Under a total internet blackout, the Myanmar military is conducting indiscriminate airstrikes, burning villages, and arbitrarily detaining and torturing people as armed conflicts in Rakhine and Chin States escalate, according to a new Amnesty International report.
Through May and June, Amnesty collected photographic evidence and testimony revealing serious human rights violations and “deep impunity” within the ranks of Myanmar’s military, known as the Tatmadaw.
“While Myanmar authorities were urging people to stay at home to help stop COVID-19, in Rakhine and Chin states its military was burning down homes and killing civilians in indiscriminate attacks that amount to war crimes,” Nicholas Bequelin, Amnesty International’s Asia-Pacific regional director, said in the report.
In January of 2019, the Arakan Army (AA)—a Rakhine armed group seeking greater self-governance—launched a coordinated attack on several police posts in Rakhine, with the government retaliating by instructing the Tatmadaw to “crush” the rebels. Conflict has flared ever since, with fighting surging again between March and May of this year.
Ming Yu Hah, deputy regional director at Amnesty, told VICE News that the use of air power has become “disturbingly common as the military pulls out all the stops” to quell the AA. In May alone, 30 civilians were killed or injured in the conflict.
“This volume, combined with the sweeping mobile internet blackout in affected areas, are indeed a new level of counterinsurgency in Myanmar, compared to previous tactics by the Myanmar military,” Hah said.
An estimated 10,000 people have fled their homes recently due to the violence and warnings of advancing military operations, according to the UN High Commissioner for Human Rights.
Through more than two dozen remote interviews with Rakhine and Chin people, Amnesty found that the Tatmadaw’s allegedly indiscriminate use of air power has inflicted massive human suffering.
“The whole village saw the plane… the sound was so loud,” said one interviewee from Meik Sar Wa who witnessed a March airstrike.
After hearing the blasts, he ran to his father’s house to find his brother fatally wounded in the abdomen, as well as the corpse of his brother’s 16-year-old friend. His uncle, who wasn’t home at the time, was killed in the same airstrike, he told Amnesty.
In the same village, two members of another family said that an airstrike killed nine people in their community, including a seven-year-old boy — “Our family is destroyed,” the boy’s father said.
One ethnic Rakhine farmer described airstrikes in Hnan Chaung Wa that killed seven and injured eight in April. After helping with the injured and the dead, he also watched two jets launch another round of strikes nearby. Even after fleeing the area for another town, the airstrikes followed, he said.
“The reliance on airstrikes and internet blackouts may be new, but one constant is the military’s remorseless neglect for civilian life,” said Bequelin. “The atrocities have not stopped—in fact, the Myanmar military’s cruelty is only getting more sophisticated.”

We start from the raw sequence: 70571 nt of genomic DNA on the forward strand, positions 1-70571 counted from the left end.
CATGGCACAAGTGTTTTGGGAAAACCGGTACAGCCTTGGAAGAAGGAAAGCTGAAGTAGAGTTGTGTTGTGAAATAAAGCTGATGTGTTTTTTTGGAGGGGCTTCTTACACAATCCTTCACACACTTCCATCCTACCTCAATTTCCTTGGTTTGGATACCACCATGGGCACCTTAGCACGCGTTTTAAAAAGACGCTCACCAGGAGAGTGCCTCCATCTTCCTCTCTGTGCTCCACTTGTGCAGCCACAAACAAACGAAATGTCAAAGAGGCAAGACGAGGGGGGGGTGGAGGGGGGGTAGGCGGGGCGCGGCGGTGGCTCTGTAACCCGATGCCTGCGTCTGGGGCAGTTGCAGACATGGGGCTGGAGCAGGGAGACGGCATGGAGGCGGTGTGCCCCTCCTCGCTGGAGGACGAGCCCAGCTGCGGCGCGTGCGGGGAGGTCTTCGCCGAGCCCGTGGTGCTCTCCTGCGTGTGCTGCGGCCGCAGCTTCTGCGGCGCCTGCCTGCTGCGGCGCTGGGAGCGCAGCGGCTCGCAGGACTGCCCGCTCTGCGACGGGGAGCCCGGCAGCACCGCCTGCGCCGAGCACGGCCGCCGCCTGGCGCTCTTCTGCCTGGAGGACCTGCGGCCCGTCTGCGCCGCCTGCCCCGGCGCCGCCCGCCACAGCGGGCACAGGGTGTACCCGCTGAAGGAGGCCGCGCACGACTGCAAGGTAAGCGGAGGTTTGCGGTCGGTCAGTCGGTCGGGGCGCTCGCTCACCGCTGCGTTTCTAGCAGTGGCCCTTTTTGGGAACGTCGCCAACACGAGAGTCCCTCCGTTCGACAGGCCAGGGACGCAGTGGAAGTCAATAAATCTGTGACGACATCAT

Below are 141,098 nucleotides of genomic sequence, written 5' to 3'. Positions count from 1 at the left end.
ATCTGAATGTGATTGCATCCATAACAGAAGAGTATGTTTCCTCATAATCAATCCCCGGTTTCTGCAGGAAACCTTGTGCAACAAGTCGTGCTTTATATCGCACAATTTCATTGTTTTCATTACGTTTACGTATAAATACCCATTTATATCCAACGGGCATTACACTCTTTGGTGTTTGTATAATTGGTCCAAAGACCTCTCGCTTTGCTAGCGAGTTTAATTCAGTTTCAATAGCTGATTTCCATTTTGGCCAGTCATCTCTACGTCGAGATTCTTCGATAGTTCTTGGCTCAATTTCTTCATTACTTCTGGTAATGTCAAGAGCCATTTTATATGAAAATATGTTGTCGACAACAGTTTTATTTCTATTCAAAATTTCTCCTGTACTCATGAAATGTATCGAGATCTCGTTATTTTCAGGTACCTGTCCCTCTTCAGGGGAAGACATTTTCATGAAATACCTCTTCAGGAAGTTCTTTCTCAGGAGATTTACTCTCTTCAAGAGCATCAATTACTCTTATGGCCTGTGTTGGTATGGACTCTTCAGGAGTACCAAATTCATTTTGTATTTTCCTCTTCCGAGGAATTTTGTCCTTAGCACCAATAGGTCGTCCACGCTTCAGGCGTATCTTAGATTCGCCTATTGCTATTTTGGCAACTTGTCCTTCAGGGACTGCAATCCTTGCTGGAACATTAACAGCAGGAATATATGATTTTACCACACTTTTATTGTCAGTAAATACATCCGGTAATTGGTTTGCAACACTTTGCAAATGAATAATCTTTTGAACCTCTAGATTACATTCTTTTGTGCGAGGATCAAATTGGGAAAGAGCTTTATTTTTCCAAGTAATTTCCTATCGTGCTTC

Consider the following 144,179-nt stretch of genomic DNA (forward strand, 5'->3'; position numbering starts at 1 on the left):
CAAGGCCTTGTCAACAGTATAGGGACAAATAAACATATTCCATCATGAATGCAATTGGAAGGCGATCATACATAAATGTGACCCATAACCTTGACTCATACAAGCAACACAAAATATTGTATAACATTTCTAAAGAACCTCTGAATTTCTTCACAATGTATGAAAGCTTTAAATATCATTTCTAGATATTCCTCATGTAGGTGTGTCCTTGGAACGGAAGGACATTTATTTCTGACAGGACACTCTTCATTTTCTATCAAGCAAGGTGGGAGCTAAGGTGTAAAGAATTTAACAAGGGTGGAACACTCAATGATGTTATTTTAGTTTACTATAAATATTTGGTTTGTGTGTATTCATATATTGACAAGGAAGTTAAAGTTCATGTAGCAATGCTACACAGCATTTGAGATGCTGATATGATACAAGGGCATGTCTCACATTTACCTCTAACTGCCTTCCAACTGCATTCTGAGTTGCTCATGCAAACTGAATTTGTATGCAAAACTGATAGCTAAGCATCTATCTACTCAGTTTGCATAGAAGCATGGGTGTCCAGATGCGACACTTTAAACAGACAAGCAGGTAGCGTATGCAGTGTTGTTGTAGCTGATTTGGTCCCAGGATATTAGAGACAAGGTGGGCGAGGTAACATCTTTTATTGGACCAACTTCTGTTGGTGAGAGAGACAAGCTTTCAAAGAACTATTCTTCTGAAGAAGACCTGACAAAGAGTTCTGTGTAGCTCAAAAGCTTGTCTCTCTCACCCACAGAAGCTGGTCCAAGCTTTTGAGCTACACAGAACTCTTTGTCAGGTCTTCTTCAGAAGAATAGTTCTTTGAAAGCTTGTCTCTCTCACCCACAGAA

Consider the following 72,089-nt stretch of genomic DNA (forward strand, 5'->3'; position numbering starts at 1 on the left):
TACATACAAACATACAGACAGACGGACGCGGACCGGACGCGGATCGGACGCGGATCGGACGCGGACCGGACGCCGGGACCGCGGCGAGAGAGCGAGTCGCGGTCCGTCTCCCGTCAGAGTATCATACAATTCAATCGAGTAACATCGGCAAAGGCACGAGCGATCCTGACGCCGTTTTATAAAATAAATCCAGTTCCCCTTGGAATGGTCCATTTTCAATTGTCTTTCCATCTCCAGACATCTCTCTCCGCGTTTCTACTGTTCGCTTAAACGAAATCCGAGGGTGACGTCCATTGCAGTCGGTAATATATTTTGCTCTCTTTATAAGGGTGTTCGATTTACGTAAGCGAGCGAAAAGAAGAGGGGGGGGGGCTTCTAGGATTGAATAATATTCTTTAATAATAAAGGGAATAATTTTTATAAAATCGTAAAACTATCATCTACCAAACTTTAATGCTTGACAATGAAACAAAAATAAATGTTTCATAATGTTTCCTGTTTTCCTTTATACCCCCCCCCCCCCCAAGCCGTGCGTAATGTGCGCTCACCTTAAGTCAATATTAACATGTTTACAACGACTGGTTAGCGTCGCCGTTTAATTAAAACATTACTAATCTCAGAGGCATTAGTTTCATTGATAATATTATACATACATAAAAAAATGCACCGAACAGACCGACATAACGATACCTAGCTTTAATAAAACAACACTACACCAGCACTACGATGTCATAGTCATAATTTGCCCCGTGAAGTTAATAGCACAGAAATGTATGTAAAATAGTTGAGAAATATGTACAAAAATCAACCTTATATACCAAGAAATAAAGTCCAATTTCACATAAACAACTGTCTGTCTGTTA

Attempts to reach a Myanmar government spokesman were unsuccessful on Wednesday. However, a Ministry of Foreign Affairs statement published in the state-run Global New Light of Myanmar on Wednesday addressed the internet blackout in Rakhine and Chin states, calling it “necessary to prevent the AA from exploiting mobile internet technologies to detonate IEDs and landmines, to incite hatred among different ethnic groups and to plan attacks or kidnappings of government officials.”
The ministry also insisted that the blackout had not disrupted COVID-19 mitigation measures.
“Normal internet access will be restored once the situation stabilizes,” the statement added. It did not address broader claims of military abuses.
Amnesty’s research, meanwhile, also revealed alleged cases of arbitrary detention—and sometimes torture—of civilians in Rakhine suspected of ties to the AA. In one case in May, after a video went viral showing plainclothes members of the security forces punching and kicking blindfolded and handcuffed detainees, the Tatmadaw was forced to publicly admit to the abuse.
One interviewee told Amnesty that her husband had been detained, tied up, and beaten for a span of five days in February. Now, he has trouble breathing.
“He wasn’t given food or water… They kicked and hit him with rifles in the back and kicked his chest as well,” she told the researchers. “Before this, he was tall and big, but when I saw him… he was visibly thin.”
Soldiers also allegedly held a knife to his throat to extract a forced “confession” as to his supposed links to the AA, then charged him under the Counter Terrorism Law, Amnesty said.
Another villager in Kyauktaw Township witnessed Myanmar soldiers in March round up and beat 10 people, including her husband.
“Until now I have no news about my husband, and I'm devastated,” she said.
Satellite imagery, meanwhile, shows widespread burning and destruction of villages in different townships in Rakhine and Chin, with both the military and the AA attempting to shift blame to the other for the destruction. In its report, however, Amnesty noted that the burning was consistent with Myanmar military tactics.
One displaced person in Minbya Township said soldiers burned down 10 houses and a school, killing two villagers. An ethnic Rakhine man said he had tried to return to his own village of Sein Nyin Wa after being displaced, only to find it had been reduced to ash.
Though Amnesty said it was unable to directly document similar abuses by the Arakan Army due to COVID-19 travel restrictions and limited access, reports indicate that they continue.